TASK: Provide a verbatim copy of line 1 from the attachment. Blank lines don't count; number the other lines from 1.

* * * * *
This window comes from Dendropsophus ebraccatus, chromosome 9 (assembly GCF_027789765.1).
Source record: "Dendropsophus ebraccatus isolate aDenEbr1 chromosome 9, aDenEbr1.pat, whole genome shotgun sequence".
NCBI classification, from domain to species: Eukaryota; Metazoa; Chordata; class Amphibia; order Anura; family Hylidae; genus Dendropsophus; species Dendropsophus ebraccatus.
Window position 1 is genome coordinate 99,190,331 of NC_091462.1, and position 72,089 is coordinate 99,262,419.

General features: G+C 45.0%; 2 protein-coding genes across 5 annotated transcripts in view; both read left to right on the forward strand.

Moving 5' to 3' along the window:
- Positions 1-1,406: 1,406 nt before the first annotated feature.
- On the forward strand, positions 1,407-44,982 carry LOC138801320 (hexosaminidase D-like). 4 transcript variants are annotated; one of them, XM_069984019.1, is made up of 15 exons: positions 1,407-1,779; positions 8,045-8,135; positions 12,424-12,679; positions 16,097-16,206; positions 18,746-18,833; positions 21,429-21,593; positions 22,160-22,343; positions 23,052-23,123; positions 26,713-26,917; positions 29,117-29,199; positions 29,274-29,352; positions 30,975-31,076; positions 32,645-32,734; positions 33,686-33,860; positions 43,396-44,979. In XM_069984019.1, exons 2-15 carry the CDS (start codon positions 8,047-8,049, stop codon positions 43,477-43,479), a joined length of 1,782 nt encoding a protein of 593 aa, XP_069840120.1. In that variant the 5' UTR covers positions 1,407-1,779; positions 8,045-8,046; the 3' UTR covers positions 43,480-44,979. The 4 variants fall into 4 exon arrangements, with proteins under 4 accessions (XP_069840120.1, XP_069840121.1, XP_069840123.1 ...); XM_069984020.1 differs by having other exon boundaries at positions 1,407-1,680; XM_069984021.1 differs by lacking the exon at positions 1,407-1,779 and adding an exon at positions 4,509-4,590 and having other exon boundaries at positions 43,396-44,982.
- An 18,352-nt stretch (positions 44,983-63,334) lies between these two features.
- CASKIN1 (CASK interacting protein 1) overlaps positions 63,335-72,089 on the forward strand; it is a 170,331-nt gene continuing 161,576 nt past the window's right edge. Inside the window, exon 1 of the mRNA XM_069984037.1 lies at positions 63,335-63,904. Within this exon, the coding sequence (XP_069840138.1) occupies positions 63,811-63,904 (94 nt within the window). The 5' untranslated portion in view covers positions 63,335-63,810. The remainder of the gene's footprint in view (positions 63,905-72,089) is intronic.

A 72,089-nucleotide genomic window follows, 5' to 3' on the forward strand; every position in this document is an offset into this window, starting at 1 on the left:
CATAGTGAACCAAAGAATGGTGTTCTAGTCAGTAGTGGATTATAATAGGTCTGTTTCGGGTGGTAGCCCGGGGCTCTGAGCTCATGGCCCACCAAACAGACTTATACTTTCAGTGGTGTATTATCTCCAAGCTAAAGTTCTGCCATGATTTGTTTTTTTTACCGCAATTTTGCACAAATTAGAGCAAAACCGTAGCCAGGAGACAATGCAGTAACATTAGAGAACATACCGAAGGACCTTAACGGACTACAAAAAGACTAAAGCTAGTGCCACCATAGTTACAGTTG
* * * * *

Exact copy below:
This window comes from Dendropsophus ebraccatus, chromosome 9 (assembly GCF_027789765.1).